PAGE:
Monsignor Okpalaeke, the embattled bishop- elect was appointed by Pope Benedict XVI before his abdication. That has been the norm. And the Catholic priests are known to have lived with the practice since St. Peter. By training and practice, the priests are not supposed to show any resentment in such process.
A source close to the Diocese told Sunday Mirror that the fear now being expressed by the Catholic faithful there is what will become of the priests’ loyalty to the Bishop- elect if the Pope remains resolute on the appointment? He said such agitation “is a dangerous precedent because if the authorities succumb to the agitation, other dioceses where indigenes are not appointed would head to the streets to demand for their sons to be appointed.”
Reacting to the impasse, the Archbishop of Owerri Ecclesiastical Province, Archbishop Valentine Obinna, observed that the appointment was from Rome and nobody could change it, and it was the absolute preserve of the Pope to appoint a Bishop. In his words, “the appointment is a Papal one. The Pope appoints whoever he wants, despite our feelings.
So the appointment stands”, he stated. Meanwhile, the body of the Council of Knights of the Ahiara Diocese was said to have initially disagreed with the stand of the priests, but now they have been infiltrated by the protesting priests, who have succeeded in breaking their (Knights’) ranks, as they no longer speak as a group. Sir UdoAnokwu, Knight of St. John of the Diocese, however, condemned the action of the priests. According to him, the rejection of the appointment of the Bishop- elect “is evil.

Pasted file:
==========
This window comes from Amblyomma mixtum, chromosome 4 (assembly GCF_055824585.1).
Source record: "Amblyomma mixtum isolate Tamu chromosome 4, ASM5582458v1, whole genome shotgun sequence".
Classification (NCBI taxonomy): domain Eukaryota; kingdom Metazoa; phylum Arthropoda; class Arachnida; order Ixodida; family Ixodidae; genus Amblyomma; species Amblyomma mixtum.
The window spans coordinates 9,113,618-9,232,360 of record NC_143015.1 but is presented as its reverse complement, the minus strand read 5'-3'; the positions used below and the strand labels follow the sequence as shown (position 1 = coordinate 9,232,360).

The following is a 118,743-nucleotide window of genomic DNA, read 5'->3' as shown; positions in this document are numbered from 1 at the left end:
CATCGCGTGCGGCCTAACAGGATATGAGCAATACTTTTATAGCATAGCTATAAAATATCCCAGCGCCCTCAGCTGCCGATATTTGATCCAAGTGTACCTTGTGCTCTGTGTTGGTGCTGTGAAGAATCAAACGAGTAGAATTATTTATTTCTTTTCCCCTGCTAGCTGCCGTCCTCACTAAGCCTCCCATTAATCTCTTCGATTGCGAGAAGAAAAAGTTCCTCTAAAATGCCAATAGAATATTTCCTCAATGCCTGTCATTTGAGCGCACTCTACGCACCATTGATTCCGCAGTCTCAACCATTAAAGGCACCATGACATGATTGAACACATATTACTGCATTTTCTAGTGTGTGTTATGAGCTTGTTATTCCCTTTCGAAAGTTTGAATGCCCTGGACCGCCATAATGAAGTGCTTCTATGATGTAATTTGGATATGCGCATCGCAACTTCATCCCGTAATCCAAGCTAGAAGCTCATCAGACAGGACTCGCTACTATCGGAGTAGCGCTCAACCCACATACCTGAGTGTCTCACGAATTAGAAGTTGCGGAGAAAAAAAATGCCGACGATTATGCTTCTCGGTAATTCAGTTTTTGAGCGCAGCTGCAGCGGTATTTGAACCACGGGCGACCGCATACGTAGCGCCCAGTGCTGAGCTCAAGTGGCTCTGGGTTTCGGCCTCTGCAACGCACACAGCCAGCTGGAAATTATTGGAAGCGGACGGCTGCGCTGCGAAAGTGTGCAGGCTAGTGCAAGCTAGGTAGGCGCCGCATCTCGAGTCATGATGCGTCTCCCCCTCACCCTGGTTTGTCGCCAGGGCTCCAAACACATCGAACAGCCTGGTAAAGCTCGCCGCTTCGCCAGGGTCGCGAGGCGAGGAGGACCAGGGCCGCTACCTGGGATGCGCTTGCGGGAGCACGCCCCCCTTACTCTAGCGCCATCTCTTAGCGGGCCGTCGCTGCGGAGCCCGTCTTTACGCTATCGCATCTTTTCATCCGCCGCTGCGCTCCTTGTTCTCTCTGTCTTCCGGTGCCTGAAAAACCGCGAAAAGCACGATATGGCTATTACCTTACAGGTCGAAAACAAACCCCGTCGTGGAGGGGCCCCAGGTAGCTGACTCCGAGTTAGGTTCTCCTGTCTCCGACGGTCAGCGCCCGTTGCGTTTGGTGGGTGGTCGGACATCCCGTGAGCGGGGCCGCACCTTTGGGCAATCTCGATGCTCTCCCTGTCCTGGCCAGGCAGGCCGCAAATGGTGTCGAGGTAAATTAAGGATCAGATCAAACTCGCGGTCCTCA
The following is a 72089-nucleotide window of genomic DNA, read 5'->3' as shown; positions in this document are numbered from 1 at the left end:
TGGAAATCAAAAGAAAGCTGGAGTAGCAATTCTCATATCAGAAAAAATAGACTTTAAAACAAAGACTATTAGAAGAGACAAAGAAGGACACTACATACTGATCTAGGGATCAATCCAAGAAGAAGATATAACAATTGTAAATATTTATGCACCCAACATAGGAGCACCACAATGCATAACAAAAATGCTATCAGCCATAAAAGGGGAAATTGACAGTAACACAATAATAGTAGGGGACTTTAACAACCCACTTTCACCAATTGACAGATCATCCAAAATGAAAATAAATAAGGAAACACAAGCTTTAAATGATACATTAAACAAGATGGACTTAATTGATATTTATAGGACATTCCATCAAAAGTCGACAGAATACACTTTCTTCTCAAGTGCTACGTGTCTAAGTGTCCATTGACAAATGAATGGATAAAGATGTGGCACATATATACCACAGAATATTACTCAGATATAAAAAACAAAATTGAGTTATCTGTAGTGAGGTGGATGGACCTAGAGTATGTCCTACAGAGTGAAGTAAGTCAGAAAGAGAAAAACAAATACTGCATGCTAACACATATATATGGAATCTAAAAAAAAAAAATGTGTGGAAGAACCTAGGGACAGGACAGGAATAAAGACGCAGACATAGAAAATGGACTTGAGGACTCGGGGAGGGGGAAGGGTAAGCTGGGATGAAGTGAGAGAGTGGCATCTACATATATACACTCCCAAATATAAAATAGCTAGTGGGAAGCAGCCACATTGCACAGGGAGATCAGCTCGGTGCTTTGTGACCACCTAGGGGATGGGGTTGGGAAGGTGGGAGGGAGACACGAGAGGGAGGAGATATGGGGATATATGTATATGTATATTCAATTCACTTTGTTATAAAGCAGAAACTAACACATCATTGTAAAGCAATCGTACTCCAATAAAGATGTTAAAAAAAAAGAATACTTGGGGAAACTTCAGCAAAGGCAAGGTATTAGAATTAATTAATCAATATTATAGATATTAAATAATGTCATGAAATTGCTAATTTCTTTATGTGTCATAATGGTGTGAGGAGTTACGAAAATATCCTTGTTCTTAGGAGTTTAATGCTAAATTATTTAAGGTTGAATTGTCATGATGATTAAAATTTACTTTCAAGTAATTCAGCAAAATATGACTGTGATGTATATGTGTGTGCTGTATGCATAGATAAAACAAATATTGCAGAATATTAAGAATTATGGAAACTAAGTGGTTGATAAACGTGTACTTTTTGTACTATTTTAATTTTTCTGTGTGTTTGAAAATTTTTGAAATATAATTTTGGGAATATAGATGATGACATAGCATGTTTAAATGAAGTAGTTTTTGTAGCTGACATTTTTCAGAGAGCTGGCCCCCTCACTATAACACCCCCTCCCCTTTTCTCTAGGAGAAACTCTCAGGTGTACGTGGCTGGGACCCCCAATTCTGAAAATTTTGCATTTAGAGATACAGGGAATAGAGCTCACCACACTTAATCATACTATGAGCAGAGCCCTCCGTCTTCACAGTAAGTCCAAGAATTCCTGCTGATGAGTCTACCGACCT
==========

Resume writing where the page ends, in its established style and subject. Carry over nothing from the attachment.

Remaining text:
It’s also un-Catholic and should be condemned by all good Catholic faithful,” he said. He regretted that those who should be looked upon as examples are now trying to change the status quo. He cited the case of a priest from Ngwa in Abia State, Rev Fr. FortunatusNwachukwu, whose mother is from Mbaise and is currently a Papal Nuncio in Nicaragua.
Papal Nuncio is an Ambassador of the Vatican, he disclosed. A reverend father who pleaded not to be mentioned advised the agitating priests to allow the appointment to stand. He explained further that despite the fact that the Vatican is in Rome and the Pope is the Bishop of Diocese of Rome, non Italians have been elected Popes, including the current Pope Francis who is from Argentina.
Also a lecturer at Imo State Polytechnic, Umuagwu, Paddy Njoku, joined the mirage of those who have condemned the ‘unholy’ action. His words: “They say the Pope is infallible, and the Pope appointed the bishop.
If the Pope is infallible, then the bishop should be allowed to stay. And moreover, our own sons could be appointed Bishops in other Dioceses. What happens if that happens?”
A non-Catholic, Mr. Innocent Agwu, said the priests acted as if they have forgotten that every appointment comes from God. “If Okpalaeke’s appointment is not ordained by God, God has a way of removing what is not from Him. The priests should have taken the matter to God.